Where do video games come from? Or, more precisely, where will the next generation of video game developers come from? Until recently, people broke into the business by knowing someone, by themselves creating a variant of a current game or by becoming an intern at a games company. Such informal methods worked well while the market was in its infancy.
Now, however, as the $7bn games software industry prepares for the release of new consoles and handheld devices, video game companies are beginning to form partnerships with universities to produce the next generation of game designers. And some prospective designers are looking to such courses as a way of acquiring the skills to launch their own game businesses.
In March 2004 Electronic Arts, a games publisher and developer, donated $8m to the University of Southern California's School of Cinema and Television to fund a master's degree programme focused on video games. "If we don't start today, there will be a lot of kids with great ideas who won't be able to make that next big video game," says Russell Rueff, executive vice-president of human resources for Electronic Arts.
In December 2004, The Guildhall at Southern Methodist University graduated its first class of students with certificates in digital game development. Starting this autumn, the Florida Interactive Entertainment Academy, part of the University of Central Florida, will begin operations.
In January 2004, Full Sail, a Florida-based school of technology and entertainment, began offering a bachelor's degree in the entertainment business, with a specialism in games.
"The students who come here want to open their own company, or be a director or on the board. We offer a business curriculum, but it is integrated, so it's not just marketing or accounting. Everything is tied into the creation of a business plan," says Jennifer Hill, programme director of the entertainment business bachelor of science degree.
For games companies it is important to ensure a supply of trained people for both managerial and technical work. "To conceive a video game is one thing. We also need people able to put it together," says Perrin Kaplan, vice-president of marketing and corporate affairs at Nintendo, a games publisher and developer.
The Entertainment Technology Center at Pittsburgh's Carnegie Mellon University began offering a Masters degree in Entertainment Technology in 1999, while the Georgia Institute of Technology, which already had a bachelor and master of science degree in gaming, began offering a PhD in information design and technology in 2004. Such programmes, which offer various levels of academic and vocational content, share the common element of preparing people for the reality of the business of games: long hours, close teamwork and a relentless pressure to produce.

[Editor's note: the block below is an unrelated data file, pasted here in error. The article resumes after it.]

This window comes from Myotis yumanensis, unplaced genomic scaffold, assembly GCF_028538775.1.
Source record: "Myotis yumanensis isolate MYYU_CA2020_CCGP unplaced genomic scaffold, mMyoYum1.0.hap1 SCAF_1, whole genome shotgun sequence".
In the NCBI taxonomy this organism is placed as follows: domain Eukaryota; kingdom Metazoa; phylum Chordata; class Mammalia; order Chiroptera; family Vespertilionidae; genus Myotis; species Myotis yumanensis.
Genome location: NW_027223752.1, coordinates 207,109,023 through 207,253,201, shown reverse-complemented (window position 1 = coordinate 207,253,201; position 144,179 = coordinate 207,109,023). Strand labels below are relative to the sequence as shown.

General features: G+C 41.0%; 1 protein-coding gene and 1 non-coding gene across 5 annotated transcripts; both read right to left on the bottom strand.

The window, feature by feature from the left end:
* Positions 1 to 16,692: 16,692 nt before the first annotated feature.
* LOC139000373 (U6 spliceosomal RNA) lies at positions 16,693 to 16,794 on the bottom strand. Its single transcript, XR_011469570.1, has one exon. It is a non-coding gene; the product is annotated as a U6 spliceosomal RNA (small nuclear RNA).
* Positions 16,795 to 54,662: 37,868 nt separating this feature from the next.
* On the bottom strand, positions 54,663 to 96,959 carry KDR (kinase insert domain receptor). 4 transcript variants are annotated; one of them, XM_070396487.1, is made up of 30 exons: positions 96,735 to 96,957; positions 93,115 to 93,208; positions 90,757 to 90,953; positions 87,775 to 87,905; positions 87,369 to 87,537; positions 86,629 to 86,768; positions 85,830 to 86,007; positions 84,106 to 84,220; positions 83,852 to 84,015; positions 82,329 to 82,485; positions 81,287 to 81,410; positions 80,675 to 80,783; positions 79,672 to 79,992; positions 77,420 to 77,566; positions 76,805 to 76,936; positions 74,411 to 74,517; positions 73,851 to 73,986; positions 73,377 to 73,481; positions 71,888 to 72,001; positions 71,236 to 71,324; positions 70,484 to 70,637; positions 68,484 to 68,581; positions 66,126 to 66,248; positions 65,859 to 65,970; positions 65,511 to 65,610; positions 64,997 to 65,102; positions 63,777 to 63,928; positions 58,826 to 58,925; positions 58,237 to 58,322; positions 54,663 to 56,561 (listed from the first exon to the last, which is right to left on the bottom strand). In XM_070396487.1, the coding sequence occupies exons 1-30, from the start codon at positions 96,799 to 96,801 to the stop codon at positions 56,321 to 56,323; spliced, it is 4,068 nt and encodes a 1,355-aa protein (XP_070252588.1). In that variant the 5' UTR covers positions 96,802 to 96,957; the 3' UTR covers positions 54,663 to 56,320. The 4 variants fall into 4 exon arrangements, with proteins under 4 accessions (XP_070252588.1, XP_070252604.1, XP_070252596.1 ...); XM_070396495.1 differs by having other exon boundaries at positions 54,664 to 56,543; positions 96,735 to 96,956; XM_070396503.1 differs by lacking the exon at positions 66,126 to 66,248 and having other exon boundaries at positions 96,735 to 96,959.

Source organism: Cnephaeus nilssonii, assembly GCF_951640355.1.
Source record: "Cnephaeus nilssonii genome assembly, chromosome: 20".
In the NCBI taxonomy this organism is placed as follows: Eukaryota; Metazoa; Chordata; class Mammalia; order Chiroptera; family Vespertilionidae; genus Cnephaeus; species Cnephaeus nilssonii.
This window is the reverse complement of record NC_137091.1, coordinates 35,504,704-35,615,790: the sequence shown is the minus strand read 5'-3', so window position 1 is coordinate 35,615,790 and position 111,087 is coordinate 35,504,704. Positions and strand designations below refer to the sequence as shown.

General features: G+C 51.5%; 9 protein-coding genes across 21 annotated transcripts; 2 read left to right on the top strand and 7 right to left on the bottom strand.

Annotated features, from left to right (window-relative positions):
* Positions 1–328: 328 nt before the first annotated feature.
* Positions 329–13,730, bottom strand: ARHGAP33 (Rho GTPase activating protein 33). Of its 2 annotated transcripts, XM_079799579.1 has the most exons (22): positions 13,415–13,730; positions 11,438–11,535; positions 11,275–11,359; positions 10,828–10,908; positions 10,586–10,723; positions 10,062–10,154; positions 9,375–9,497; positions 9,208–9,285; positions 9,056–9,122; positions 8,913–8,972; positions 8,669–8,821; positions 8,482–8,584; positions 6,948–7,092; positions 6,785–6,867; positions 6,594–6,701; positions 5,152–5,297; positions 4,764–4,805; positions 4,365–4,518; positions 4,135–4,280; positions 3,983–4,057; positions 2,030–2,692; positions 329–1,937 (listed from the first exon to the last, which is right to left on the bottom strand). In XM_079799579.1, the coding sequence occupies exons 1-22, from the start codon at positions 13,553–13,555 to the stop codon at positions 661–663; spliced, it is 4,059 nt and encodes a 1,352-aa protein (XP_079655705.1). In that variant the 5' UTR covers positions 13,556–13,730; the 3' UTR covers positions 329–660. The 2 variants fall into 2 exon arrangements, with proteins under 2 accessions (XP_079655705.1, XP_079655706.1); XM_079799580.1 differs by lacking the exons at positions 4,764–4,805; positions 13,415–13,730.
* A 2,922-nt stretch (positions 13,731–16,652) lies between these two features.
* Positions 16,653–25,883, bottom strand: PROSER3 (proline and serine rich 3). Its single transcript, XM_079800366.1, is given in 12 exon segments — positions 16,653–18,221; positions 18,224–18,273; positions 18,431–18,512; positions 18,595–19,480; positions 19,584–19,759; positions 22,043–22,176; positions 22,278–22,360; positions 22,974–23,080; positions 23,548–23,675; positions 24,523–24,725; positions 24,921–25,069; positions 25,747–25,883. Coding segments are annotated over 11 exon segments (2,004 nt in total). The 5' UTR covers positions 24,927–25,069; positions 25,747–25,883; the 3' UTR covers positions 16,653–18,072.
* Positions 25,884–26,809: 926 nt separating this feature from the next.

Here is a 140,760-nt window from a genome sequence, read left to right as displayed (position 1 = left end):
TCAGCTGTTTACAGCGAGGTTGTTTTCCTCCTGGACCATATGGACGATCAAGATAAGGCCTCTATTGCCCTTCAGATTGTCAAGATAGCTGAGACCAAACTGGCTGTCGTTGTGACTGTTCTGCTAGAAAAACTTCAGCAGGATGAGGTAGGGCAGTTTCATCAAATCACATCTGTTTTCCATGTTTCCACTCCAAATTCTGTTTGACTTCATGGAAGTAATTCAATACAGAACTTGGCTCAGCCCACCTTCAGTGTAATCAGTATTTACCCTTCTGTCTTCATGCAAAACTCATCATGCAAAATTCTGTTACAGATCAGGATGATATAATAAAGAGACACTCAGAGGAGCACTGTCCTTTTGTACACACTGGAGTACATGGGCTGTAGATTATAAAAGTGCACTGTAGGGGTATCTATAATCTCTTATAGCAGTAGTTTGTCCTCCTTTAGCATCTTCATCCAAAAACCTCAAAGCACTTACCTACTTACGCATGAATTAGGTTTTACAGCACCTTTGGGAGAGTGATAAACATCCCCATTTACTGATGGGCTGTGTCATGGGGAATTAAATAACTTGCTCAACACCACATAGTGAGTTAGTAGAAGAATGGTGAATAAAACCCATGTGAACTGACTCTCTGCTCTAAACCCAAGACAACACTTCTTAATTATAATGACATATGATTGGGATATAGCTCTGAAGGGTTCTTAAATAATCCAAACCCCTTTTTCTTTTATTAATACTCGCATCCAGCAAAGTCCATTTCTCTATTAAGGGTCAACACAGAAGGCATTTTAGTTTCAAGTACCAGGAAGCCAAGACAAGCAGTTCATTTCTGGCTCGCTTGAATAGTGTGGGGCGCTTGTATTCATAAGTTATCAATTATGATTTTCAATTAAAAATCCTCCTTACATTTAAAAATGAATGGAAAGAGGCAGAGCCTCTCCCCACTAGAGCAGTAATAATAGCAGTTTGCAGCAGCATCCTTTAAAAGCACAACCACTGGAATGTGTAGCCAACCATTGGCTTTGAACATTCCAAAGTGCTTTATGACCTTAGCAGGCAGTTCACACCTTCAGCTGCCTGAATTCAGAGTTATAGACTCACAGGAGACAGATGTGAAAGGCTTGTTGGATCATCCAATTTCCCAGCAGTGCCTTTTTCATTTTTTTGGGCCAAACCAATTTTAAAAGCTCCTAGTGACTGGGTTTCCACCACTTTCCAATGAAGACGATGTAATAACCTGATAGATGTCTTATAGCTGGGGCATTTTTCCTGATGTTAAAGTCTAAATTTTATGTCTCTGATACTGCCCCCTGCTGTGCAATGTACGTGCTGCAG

"Most game companies tell me that the first year of an employee's time is not effective because the staff must teach them everything they need to know. The idea of sending people to a place to be battle-hardened is very attractive," says J. Michael Moshell, director of the digital media programme at the University of Central Florida.
Teachers emphasise the difficulties of an entrepreneurial route to prospective and incoming students. "We would recommend students take a job with a company as soon as they finish school. If they go into a venture, it's a bit risky," says Jason Chu, chief operating officer of DigiPen Institute of Technology, a Redmond, Washington-based school affiliated with Nintendo.
Those bold enough to start up a games company require not only technical skills, but business knowhow.
"We go through the various business models, how to deal with profit margins, intellectual property, incorporation, market analysis, how to budget and negotiations. If someone's going to start their own company, these are the sorts of things they'd need to understand," says Bob McGoldrick, technical certification co-ordinator for the High Technology Institute of Austin Community College in Texas.
Linda Powers, director of human resources for games software company NCsoft, which works closely with Austin Community College, adds: "A lot of companies want people who are only passionate about games. That's good to have, but it needs to be balanced with an understanding of the business and what it means to bring something to market."
Yet companies may have different expectations of the required skills of games degree graduates. "We don't train people to be worker bees, we are training them to the best of their potential. We train them in getting their ideas made," says Tracy Fullerton, visiting assistant professor at USC's School of Cinema-Television.
And in a business where sequels, sports and war titles are ubiquitous, new ideas are not always the ones that get made. As Ian Bogost, assistant professor at the Georgia Institute of Technology, puts it: "Often you go into a game store and it is like going to a movie house and finding that the only movie available was starring Steven Seagal."
The eventual hope is that, with the help of universities, games can reach the potential so many see in them. "To me, the interactive media [gaming] is going to be the preferred mode of human expression in the 21st century, akin to the book and radio," says SMU's Dr Peter Raad.